Respect my space pretty please? - The Horse Forum
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post #1 of 13 Old 01-23-2013, 07:12 PM Thread Starter
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Respect my space pretty please?

You know how horses get when they haven't been worked in a while for the winter.. Well, my horse has decided to see if he can get away with disrespecting my space while being led. He'll get WAAAAY too close to me, try and walk in front of me and cut me off, and sometimes he'll pin his ears and try and bite. Any suggestions on letting him know I'M boss and getting him to be nice and respectful while being led again?
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post #2 of 13 Old 01-23-2013, 07:18 PM
Green Broke
 
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Well, for starters, take the "pretty please" out of that request when you relay it to him. From the sounds of it, you have had this horse for some time and he was mannerly before -- did you do the initial work with him?
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post #3 of 13 Old 01-23-2013, 07:21 PM Thread Starter
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Quote:
Originally Posted by themacpack View Post
Well, for starters, take the "pretty please" out of that request when you relay it to him. From the sounds of it, you have had this horse for some time and he was mannerly before -- did you do the initial work with him?
So be a little more firm with him then? Yes, he KNOWS its wrong. That's why he's doing it. Honestly, I could've done a little more groundwork with him, but he had really good manners and respect.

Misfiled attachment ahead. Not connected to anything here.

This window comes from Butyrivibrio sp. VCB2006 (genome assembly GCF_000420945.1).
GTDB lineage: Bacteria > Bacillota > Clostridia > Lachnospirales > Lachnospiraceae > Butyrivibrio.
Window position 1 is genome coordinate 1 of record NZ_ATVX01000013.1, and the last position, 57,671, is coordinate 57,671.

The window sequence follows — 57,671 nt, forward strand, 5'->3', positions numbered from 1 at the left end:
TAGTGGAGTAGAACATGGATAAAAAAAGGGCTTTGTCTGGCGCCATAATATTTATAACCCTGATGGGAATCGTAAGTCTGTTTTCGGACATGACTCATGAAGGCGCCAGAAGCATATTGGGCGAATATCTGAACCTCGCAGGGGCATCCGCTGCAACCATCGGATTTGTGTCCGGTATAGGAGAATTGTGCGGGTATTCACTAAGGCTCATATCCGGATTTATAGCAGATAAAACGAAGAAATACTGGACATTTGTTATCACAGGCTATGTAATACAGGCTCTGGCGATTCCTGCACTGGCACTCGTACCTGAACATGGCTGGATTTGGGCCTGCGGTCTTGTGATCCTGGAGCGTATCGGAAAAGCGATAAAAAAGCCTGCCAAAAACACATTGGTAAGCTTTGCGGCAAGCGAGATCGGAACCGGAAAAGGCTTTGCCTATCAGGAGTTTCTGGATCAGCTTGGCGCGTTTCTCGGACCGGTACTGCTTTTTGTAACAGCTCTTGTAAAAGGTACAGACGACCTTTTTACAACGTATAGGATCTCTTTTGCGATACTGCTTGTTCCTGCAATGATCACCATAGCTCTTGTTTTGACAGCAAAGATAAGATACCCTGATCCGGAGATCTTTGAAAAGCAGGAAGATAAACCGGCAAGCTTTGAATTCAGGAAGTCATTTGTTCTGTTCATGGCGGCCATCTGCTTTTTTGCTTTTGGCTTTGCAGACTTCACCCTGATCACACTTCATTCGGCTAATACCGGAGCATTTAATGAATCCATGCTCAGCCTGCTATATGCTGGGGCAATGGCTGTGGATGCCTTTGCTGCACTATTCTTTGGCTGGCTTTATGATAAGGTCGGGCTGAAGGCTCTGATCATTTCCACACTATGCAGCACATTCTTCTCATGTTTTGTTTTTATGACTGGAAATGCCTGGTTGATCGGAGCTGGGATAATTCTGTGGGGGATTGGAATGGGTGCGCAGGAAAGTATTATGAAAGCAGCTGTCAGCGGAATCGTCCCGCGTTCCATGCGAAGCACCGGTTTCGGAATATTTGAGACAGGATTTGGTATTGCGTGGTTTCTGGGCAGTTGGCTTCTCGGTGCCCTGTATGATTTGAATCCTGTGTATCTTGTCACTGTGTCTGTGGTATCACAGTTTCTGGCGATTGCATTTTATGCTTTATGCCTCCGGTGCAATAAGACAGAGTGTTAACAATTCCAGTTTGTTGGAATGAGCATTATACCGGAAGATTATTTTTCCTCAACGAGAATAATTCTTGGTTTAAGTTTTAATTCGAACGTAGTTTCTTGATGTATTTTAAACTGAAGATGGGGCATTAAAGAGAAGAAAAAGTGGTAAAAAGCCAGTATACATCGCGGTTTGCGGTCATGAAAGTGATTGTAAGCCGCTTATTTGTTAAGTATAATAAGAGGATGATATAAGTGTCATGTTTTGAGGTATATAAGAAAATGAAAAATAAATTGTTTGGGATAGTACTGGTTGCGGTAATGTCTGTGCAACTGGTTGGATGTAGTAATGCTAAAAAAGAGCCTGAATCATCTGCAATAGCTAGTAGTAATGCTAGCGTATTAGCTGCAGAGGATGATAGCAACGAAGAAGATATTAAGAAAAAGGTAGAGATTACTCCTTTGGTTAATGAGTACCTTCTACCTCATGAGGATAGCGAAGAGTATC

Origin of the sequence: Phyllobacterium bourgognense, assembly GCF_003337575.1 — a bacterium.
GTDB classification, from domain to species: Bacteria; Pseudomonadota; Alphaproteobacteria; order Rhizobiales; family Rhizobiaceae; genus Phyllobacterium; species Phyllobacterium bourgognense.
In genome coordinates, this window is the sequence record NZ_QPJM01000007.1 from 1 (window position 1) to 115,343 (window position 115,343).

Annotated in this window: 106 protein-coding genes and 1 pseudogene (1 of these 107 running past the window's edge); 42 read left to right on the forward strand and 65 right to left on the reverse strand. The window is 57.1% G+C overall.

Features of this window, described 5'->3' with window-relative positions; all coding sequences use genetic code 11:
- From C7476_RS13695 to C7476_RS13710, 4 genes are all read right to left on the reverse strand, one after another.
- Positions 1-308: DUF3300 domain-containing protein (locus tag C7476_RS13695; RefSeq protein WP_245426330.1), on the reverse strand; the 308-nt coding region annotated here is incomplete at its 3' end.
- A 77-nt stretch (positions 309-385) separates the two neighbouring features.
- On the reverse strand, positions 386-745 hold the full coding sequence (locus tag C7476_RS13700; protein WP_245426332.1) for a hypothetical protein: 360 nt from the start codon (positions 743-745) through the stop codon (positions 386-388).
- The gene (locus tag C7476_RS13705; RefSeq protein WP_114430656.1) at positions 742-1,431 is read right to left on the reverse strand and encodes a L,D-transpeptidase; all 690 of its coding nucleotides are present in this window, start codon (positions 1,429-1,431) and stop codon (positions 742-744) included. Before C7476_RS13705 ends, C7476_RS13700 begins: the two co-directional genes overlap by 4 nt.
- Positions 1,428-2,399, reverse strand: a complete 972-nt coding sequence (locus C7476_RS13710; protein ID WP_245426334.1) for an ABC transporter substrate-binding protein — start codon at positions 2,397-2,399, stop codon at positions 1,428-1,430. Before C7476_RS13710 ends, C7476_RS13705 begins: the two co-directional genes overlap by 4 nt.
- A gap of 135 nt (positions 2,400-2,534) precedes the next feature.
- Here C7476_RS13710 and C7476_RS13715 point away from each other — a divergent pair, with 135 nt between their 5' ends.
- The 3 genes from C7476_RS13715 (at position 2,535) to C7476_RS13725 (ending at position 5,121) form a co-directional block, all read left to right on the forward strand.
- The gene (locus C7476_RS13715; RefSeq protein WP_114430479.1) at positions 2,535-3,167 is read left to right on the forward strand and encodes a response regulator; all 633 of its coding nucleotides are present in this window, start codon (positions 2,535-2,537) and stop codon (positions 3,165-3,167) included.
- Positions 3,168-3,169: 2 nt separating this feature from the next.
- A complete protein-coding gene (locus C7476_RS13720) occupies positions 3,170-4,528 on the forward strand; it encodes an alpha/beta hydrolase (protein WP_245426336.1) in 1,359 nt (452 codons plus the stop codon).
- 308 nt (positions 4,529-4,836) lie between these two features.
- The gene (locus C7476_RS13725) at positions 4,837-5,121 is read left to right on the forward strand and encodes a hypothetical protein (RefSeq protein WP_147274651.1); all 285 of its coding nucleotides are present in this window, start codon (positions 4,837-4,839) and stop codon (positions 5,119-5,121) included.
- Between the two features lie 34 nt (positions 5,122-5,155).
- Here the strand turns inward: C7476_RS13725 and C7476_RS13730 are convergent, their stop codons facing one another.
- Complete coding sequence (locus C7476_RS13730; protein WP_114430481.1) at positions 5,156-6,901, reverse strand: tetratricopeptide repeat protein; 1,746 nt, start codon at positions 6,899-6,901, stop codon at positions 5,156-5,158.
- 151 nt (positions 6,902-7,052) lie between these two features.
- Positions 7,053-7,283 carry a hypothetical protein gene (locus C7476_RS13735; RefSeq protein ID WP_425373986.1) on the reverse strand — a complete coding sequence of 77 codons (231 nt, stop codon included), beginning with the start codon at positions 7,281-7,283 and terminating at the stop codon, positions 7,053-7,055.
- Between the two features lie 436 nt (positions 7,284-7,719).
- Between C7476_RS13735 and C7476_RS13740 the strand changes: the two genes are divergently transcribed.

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post #4 of 13 Old 01-23-2013, 07:37 PM
Green Broke
 
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Horses don't "know it's wrong" nor is it "that's why he is doing it". They do these things because you are not being a good handler.

And it may have been coming to a head for a while, which is what I suspect.

Allowing a horse to waller all over on the lead is one way to end up like this. Not holding lead correctly is another, giving too much leeway on horse's behavior is another, allowing them to fidget, lollygag around, ignore you, or show aggression.

The horse is telling you that you are not the boss of him. It is not the horse's fault as much as it is yours.

Horses work on the leader system, if there isn't one, they become the leader, which is what is happening here.

You need to learn better handling skills, and more about horse behavior and herd dynamics, as that will help more than anything.

Horses make me a better person.
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post #5 of 13 Old 01-23-2013, 07:40 PM
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Arm yourself with a riding crop and as he approaches swing it side to side about waist height. If he walks into it he'll get a smack. Do this each time he approaches you and he will learn to keep his distance. If you want him, lower the crop and you approach him. When you lead him give him about 30" of lead rope so he can walk his own path and not crowd you. Every once in a while flap your elbow up and down. If he connects with it he'll learn to pay mind. Continue to do this but not with rhythm. Develop the attitude you are a drill sargent and he is your troop. You tell him what to do, he doesn't tell you.
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post #6 of 13 Old 01-23-2013, 08:52 PM
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Depending what you're doing, you can also arm yourself with a buggy whip

One of my three horses has been a bully all his life and tests everyone from me to the strong alpha-dominant horse. The Bully is third in line.

2 - 3 times a week he "accidentally" gets in my personal space when I am opening the paddock gate to let everyone in the main pasture.

If I were to always let that horse get in my space, it wouldn't be two weeks before he would be running me over to get thru the gate.